By Mike May, PhD
Time creates one of the biggest challenges for bioprocessors. Beyond the economic benefits of doing things faster, speed also impacts the efficacy of some therapies. So, many scientists and companies hope to add real-time elements to bioprocessing.
Various real-time applications could enhance the production of biotherapeutics. As one example, Rohan Jain, PhD, a research group leader at the Helmhholtz Institute Freiberg for Resource Technology in Germany, and his colleagues reported that machine language allows modeling real-time estimates of a biotherapeutic’s critical quality attributes.
In addition, Mariano Bournazou, PhD, a bioprocess modeling and automation expert at DataHow in Switzerland and a project leader at the KIWI-biolab in Berlin, and his colleagues explained that some forms of modeling “should be able to find an optimal feeding trajectory in real-time.”
In addition to modeling, scientists explore other real-time approaches to improving bioprocesses. For instance, Andras Gyorgy, assistant professor of electrical engineering and bioengineering at New York University Abu Dhabi, and his colleagues described a way to use genetic engineering to optimize the performance of a bioprocess. As these scientists noted, they developed “a blueprint for a genetic optimizer module that dynamically adjusts the production and decay rates of a set of regulator species to ensure optimal cellular performance.”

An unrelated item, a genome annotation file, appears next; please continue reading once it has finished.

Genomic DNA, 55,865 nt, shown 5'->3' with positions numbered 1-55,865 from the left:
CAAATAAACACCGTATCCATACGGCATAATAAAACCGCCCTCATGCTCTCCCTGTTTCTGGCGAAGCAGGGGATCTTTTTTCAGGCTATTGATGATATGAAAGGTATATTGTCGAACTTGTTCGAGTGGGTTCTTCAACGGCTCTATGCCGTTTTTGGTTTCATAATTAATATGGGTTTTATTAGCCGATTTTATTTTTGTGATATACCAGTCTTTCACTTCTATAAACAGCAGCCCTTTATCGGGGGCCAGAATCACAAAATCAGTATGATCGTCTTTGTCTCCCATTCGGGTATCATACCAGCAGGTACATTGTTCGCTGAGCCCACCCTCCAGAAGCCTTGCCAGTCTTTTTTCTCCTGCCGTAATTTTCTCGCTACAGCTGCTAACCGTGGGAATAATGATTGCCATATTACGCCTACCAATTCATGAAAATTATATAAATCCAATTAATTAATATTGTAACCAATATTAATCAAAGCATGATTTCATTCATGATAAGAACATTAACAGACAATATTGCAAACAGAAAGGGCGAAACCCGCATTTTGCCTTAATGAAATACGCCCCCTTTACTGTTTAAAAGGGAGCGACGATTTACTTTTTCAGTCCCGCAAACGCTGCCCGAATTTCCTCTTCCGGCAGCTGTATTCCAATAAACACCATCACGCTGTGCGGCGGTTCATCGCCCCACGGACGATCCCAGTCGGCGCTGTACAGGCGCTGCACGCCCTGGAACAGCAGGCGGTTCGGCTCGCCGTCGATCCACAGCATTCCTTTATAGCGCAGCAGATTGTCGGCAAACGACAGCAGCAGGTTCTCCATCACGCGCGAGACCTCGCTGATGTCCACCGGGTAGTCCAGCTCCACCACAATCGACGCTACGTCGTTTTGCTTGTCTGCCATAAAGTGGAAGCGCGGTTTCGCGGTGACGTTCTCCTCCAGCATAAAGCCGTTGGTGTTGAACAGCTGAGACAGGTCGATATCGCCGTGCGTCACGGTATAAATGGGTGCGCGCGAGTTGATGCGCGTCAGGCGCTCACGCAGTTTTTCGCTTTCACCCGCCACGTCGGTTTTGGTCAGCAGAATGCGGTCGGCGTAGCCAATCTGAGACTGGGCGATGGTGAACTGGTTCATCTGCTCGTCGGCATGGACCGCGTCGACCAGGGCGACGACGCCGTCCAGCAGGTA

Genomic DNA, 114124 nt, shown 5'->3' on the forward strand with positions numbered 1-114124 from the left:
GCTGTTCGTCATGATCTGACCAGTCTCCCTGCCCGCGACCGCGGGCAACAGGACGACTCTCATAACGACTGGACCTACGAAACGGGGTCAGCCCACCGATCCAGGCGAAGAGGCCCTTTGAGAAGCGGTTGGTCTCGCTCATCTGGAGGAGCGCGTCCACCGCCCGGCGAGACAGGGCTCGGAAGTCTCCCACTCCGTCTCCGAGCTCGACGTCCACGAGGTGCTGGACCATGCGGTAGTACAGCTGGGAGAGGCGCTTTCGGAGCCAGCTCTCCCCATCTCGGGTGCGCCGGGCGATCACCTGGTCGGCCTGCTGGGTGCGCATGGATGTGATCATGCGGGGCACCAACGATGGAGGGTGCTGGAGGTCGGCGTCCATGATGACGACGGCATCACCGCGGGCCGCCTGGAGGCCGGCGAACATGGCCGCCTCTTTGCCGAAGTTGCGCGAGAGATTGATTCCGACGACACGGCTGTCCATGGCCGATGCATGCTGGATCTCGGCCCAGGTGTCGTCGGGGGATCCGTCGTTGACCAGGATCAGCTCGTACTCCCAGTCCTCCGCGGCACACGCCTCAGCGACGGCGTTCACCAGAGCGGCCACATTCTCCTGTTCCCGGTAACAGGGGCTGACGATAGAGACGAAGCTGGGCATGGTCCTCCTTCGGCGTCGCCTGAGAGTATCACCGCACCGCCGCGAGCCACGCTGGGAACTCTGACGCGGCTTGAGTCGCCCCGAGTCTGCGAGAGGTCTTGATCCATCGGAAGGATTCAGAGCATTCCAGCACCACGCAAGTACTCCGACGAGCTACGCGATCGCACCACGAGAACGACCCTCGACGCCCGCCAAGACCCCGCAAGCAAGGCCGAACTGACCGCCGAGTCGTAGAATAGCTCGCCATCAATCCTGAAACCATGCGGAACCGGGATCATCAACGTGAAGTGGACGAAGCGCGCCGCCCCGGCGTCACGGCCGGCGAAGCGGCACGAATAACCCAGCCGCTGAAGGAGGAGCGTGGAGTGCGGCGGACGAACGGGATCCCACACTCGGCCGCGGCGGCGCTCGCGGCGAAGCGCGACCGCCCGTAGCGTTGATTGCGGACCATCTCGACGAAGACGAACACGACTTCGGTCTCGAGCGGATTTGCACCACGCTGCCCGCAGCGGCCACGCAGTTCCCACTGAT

In many cases, though, reaching real time in bioprocessing is a goal more than a present reality, especially for commercial bioprocessors. For example, Sergey Vlasenko, PhD, associate vice president, pharma/biopharma segment, Agilent Technologies, says, “In the near future, Agilent’s top goals in delivering cell and gene therapies include driving the manufacturing process optimally in real-time to meet the criteria for the most effective cell therapy.”
The tools to take many aspects of bioprocessing into real time keep expanding the possibilities. Getting those approaches from the lab to the production line, though, still takes more time than bioprocessors would like.